Sainte Foy and her feast day. I've seen her reliquary before, of course, in its normal place in the Tresor, but seeing her out amongst her people being sung to and venerated was a joyful experience. Even though she doesn't quite look how I'd picture a 12 year-old girl! Her gold and silver covered body is actually made of wood encrusted with precious and semi-precious stones. It dates from about 980 CE. There is a compartment in the back of the statue that holds the glass vessel containing her relics.Her head has puzzled experts for years. It dates from the 5th century and the most commonly accepted theory is that it was originally the head of a Roman statue and was simply attached to the seated body. Other experts have proposed that it is a copy of Charlemagne's death mask or that it may be the head of an ancient Egyptian statue. No one knows for sure. It's a priceless religious artifact as evidenced by the presence of three gendarmes the entire time she was out of her locked and secure Tresor!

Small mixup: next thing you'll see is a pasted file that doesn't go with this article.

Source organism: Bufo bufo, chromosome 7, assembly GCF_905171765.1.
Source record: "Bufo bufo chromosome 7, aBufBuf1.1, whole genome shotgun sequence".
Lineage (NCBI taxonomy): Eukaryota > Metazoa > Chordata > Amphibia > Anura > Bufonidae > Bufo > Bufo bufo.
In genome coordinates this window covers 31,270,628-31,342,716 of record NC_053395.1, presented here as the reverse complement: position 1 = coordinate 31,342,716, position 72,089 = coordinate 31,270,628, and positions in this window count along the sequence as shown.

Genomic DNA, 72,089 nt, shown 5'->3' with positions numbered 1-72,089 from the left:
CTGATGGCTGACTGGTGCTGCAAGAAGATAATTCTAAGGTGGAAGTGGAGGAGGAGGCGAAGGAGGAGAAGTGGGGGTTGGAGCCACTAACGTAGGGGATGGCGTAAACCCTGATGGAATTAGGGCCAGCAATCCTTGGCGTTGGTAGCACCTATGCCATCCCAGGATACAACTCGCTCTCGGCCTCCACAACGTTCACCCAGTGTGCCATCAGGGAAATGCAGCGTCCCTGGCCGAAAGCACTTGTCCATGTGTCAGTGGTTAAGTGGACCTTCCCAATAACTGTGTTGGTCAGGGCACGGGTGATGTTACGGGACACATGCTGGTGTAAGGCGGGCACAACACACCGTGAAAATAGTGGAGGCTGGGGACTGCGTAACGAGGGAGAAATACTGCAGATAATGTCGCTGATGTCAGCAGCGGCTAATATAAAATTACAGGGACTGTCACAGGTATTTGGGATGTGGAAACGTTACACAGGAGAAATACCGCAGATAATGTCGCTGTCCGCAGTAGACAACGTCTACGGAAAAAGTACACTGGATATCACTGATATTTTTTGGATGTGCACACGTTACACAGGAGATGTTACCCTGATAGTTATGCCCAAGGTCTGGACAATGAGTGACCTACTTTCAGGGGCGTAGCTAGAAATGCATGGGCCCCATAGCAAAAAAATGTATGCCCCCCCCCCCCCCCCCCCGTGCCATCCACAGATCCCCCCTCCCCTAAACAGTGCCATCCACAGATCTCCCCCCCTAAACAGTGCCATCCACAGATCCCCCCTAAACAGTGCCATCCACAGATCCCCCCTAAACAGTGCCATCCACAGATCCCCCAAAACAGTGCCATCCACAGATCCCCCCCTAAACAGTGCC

After Mass, the crowd milled around the parvis watching the Occitan dancers perform and purchasing home-baked goodies being sold by the Conques primary school. All the presiding priests were working the crowd, doing a holy meet and greet. Everyone was smiling and happy. I approached the priest who gave the homily during Mass and thanked him for what was for me a very special weekend. And I added, "putting all this together must have been a lot of work."
To which he replied in lovely French-accented English "It was the work of joy, Madame. She is a very special girl, you know!"
Indeed, she is.